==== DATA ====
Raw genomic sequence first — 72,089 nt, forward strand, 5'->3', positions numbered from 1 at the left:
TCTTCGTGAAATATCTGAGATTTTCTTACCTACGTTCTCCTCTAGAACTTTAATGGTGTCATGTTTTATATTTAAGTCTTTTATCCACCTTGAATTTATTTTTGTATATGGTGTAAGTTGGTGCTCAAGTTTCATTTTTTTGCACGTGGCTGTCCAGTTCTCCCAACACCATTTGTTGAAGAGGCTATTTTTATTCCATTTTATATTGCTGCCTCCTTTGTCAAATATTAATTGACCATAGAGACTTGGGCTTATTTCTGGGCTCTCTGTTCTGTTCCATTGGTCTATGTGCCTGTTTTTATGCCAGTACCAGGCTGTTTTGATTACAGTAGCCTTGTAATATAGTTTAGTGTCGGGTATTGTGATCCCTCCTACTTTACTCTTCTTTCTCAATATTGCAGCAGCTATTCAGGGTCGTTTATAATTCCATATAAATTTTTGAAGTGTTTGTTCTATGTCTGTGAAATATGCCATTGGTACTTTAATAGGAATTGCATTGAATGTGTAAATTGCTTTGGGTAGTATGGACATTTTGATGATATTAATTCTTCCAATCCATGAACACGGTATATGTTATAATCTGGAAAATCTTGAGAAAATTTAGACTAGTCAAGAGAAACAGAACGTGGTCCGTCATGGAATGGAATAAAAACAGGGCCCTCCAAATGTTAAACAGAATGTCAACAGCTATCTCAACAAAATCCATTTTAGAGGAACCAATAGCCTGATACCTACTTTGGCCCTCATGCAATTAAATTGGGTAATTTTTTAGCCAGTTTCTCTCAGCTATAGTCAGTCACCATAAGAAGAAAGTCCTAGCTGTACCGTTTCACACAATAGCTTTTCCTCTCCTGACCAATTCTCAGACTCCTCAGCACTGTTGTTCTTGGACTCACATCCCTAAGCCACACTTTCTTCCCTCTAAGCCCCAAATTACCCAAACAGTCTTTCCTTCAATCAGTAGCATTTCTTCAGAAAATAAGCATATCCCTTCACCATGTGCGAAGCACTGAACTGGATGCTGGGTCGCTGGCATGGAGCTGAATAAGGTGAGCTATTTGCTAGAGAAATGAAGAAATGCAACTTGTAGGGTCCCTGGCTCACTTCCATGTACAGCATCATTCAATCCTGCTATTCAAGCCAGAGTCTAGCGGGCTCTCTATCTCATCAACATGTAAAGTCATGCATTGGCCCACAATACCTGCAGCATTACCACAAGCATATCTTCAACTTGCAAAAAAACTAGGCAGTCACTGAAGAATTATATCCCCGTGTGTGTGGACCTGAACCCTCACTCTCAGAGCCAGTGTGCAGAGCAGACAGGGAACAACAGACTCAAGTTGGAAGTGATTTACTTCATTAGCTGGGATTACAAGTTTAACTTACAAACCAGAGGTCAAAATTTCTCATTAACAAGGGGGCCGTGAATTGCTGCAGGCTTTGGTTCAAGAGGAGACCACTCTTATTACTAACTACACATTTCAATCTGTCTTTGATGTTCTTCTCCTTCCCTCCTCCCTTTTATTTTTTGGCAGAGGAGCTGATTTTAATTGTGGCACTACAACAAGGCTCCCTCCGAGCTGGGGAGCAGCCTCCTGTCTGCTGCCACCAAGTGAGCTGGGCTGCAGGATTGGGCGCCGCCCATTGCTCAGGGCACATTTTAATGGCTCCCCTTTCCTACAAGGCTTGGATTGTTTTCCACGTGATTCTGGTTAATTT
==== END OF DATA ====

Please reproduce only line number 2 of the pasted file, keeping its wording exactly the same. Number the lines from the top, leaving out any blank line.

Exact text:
TCTTCGTGAAATATCTGAGATTTTCTTACCTACGTTCTCCTCTAGAACTTTAATGGTGTCATGTTTTATATTTAAGTCTTTTATCCACCTTGAATTTATTTTTGTATATGGTGTAAGTTGGTGCTCAAGTTTCATTTTTTTGCACGTGGCTGTCCAGTTCTCCCAACACCATTTGTTGAAGAGGCTATTTTTATTCCATTTTATATTGCTGCCTCCTTTGTCAAATATTAATTGACCATAGAGACTTGGGCTTATTTCTGGGCTCTCTGTTCTGTTCCATTGGTCTATGTGCCTGTTTTTATGCCAGTACCAGGCTGTTTTGATTACAGTAGCCTTGTAATATAGTTTAGTGTCGGGTATTGTGATCCCTCCTACTTTACTCTTCTTTCTCAATATTGCAGCAGCTATTCAGGGTCGTTTATAATTCCATATAAATTTTTGAAGTGTTTGTTCTATGTCTGTGAAATATGCCATTGGTACTTTAATAGGAATTGCATTGAATGTGTAAATTGCTTTGGGTAGTATGGACATTTTGATGATATTAATTCTTCCAATCCATGAACACGGTATATGTTATAATCTGGAAAATCTTGAGAAAATTTAGACTAGTCAAGAGAAACAGAACGTGGTCCGTCATGGAATGGAATAAAAACAGGGCCCTCCAAATGTTAAACAGAATGTCAACAGCTATCTCAACAAAATCCATTTTAGAGGAACCAATAGCCTGATACCTACTTTGGCCCTCATGCAATTAAATTGGGTAATTTTTTAGCCAGTTTCTCTCAGCTATAGTCAGTCACCATAAGAAGAAAGTCCTAGCTGTACCGTTTCACACAATAGCTTTTCCTCTCCTGACCAATTCTCAGACTCCTCAGCACTGTTGTTCTTGGACTCACATCCCTAAGCCACACTTTCTTCCCTCTAAGCCCCAAATTACCCAAACAGTCTTTCCTTCAATCAGTAGCATTTCTTCAGAAAATAAGCATATCCCTTCACCATGTGCGAAGCACTGAACTGGATGCTGGGTCGCTGGCATGGAGCTGAATAAGGTGAGCTATTTGCTAGAGAAATGAAGAAATGCAACTTGTAGGGTCCCTGGCTCACTTCCATGTACAGCATCATTCAATCCTGCTATTCAAGCCAGAGTCTAGCGGGCTCTCTATCTCATCAACATGTAAAGTCATGCATTGGCCCACAATACCTGCAGCATTACCACAAGCATATCTTCAACTTGCAAAAAAACTAGGCAGTCACTGAAGAATTATATCCCCGTGTGTGTGGACCTGAACCCTCACTCTCAGAGCCAGTGTGCAGAGCAGACAGGGAACAACAGACTCAAGTTGGAAGTGATTTACTTCATTAGCTGGGATTACAAGTTTAACTTACAAACCAGAGGTCAAAATTTCTCATTAACAAGGGGGCCGTGAATTGCTGCAGGCTTTGGTTCAAGAGGAGACCACTCTTATTACTAACTACACATTTCAATCTGTCTTTGATGTTCTTCTCCTTCCCTCCTCCCTTTTATTTTTTGGCAGAGGAGCTGATTTTAATTGTGGCACTACAACAAGGCTCCCTCCGAGCTGGGGAGCAGCCTCCTGTCTGCTGCCACCAAGTGAGCTGGGCTGCAGGATTGGGCGCCGCCCATTGCTCAGGGCACATTTTAATGGCTCCCCTTTCCTACAAGGCTTGGATTGTTTTCCACGTGATTCTGGTTAATTT